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Staying In Home
Staying In Home
If you are planning on staying in your home and good quality and longevity are crucial, then you have several options.
But first, ask yourself a couple of questions:
- Are the quality of your cabinets worth refinishing? (I can help you with that).
- And is the layout of your kitchen optimal and working for you? (I can help you with that too).
- Frequently the layout is restricted by the room size and the location of doors and windows.
- There are several ways I can show you how you can squeeze more storage into your existing space and make it more functional.
Your options include: (The price increases as you descend.)
If the old finish is too worn, or you want a newer look, then “painting” your cabinets could be a good option. A dramatic effect can be achieved for much less than the cost of replacement.
I don’t use traditional paint, but a solid-color lacquer finish that is sprayed on that has the appearance of color but is much more durable, especially around pulls and knobs.
I don’t recommend traditional paints for several reasons, such as:
- Waterborne paints have come a long way in the past decade but are still not very durable. The main problems are the oils from our skin chemically reacting to the paint, causing it to break down fairly quickly, especially around pulls and knobs.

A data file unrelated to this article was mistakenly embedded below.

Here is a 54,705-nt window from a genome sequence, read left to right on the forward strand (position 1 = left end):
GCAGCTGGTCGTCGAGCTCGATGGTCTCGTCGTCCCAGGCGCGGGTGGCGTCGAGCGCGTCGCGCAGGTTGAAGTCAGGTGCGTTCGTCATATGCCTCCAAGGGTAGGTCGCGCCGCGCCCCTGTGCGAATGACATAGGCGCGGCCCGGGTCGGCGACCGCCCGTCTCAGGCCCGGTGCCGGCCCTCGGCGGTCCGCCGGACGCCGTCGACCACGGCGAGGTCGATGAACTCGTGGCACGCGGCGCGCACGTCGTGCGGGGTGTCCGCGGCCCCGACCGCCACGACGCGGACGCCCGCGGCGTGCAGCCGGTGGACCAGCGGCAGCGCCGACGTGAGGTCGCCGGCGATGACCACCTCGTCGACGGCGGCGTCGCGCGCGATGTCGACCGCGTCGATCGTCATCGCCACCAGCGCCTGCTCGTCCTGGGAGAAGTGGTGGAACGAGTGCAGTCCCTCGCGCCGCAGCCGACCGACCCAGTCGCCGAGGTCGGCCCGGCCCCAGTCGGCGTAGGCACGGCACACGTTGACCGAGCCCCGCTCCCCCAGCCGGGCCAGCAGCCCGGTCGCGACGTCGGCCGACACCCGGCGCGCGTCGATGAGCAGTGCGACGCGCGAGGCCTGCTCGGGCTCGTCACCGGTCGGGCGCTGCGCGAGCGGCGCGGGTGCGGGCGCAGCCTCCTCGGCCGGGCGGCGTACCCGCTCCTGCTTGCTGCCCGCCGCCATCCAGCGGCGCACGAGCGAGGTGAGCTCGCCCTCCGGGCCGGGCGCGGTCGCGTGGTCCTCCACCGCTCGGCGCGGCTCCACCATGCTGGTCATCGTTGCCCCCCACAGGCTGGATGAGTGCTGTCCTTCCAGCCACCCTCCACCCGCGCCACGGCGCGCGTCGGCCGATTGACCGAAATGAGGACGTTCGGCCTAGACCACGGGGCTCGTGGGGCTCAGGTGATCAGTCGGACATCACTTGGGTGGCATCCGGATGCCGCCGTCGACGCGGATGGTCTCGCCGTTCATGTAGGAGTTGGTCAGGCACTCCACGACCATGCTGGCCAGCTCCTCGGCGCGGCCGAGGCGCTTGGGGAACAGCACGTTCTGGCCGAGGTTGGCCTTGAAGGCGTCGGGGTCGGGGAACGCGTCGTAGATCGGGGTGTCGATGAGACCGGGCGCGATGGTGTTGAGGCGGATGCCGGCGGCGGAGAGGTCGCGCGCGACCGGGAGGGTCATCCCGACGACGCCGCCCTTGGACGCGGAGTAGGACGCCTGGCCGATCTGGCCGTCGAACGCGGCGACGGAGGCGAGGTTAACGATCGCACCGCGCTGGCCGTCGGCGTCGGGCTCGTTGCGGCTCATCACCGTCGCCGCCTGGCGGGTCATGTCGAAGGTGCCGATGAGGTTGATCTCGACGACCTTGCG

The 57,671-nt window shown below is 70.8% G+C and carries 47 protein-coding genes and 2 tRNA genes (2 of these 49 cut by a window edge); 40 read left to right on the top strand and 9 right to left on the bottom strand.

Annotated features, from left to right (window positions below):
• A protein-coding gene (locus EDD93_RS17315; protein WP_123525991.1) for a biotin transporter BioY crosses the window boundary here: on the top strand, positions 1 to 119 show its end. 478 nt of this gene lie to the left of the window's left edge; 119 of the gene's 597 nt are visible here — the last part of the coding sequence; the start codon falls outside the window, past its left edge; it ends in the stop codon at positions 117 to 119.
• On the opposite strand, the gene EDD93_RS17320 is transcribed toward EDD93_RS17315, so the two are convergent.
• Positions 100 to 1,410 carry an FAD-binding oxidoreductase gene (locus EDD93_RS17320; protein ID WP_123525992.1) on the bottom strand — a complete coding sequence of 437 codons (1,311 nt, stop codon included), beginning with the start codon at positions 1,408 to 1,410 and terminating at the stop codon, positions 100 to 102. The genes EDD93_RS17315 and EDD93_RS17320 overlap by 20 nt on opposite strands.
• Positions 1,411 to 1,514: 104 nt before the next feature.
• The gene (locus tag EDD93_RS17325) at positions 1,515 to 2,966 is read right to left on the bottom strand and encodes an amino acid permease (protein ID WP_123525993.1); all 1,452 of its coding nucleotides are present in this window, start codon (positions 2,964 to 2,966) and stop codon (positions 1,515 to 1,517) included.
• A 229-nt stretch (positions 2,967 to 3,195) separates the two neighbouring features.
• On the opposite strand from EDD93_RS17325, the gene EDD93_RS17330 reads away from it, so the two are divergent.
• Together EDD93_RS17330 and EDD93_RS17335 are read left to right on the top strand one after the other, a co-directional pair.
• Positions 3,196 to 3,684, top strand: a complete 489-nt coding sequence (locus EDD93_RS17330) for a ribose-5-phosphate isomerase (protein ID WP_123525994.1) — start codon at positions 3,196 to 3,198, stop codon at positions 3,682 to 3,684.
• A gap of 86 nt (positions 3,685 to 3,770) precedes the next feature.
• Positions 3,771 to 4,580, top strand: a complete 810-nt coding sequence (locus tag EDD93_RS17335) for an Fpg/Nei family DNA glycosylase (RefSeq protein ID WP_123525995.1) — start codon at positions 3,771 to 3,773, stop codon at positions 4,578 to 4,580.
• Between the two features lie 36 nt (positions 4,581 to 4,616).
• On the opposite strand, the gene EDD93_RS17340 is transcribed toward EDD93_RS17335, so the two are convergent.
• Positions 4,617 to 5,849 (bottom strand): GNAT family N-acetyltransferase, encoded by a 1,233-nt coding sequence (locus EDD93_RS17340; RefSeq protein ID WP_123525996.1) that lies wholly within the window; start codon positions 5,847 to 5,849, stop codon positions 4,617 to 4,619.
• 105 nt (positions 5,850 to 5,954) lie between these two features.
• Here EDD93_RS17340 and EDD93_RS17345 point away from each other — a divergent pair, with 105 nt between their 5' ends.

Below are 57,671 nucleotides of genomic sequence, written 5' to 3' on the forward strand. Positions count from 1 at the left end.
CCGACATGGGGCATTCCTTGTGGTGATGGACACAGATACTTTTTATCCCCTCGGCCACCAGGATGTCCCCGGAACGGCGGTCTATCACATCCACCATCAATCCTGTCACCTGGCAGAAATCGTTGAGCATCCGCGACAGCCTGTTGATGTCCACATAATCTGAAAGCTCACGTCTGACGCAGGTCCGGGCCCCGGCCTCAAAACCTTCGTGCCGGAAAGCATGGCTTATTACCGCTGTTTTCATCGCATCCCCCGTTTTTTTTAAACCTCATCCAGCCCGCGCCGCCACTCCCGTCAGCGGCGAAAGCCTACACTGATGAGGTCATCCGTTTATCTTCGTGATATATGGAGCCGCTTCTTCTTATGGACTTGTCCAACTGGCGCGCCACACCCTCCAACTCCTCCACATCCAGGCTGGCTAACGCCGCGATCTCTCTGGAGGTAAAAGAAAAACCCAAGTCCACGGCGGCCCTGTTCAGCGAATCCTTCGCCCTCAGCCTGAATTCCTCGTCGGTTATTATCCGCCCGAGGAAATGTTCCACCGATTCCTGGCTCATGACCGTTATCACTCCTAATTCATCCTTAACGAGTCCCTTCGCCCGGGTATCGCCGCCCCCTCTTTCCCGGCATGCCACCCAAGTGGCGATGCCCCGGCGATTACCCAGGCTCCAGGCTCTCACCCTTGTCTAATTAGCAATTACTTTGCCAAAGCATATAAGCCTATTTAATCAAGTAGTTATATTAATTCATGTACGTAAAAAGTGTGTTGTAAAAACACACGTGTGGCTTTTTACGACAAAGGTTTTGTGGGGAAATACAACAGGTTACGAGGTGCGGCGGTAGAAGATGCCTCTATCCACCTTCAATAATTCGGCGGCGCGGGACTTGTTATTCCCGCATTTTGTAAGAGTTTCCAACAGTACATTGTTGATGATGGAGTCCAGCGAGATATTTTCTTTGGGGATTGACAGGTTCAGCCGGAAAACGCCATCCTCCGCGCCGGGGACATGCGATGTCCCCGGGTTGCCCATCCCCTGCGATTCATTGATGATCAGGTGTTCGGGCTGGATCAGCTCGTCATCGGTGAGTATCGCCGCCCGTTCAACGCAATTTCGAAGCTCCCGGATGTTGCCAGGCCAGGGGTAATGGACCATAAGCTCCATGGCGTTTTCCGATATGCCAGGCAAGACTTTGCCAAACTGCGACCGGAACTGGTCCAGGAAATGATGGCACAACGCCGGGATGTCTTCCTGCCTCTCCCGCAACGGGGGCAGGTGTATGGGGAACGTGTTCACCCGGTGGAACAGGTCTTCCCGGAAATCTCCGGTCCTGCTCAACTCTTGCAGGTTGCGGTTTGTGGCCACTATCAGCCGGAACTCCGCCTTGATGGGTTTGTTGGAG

- Oil-based paints don’t have this problem because they are “oil-based.” But they are challenging to apply and clean up. It takes hours for it to dry, and unless you don’t have any dust floating around in your house, you will end up with “stuff” stuck in that finish. Also, oil-based paints have a strong odor that can linger for days.
- Both kinds will show roller dimpling and brush marks unless it is sprayed (more about sprayed finishes later).
Lacquer finishes have been the industry standard for many years. That is probably what is on your cabinets now. Lacquer is easy to clean and durable. It holds up to most household cleaners and is resistant to wear.
I have been refinishing cabinets using lacquer for over thirty years. I have hundreds and hundreds of kitchens I have refinished with lacquer.
New cabinetry has recently moved to a catalyzed varnish instead of lacquer. It has its advantages on new cabinetry, but refinishing existing cabinets, I have run into issues, such as:
- It doesn’t stick well to some older finishes.
- Kitchens that have been in use often have contaminants that prevent this finish from laying down properly.
- Even in a spray booth, it attracts dust, even worse in houses.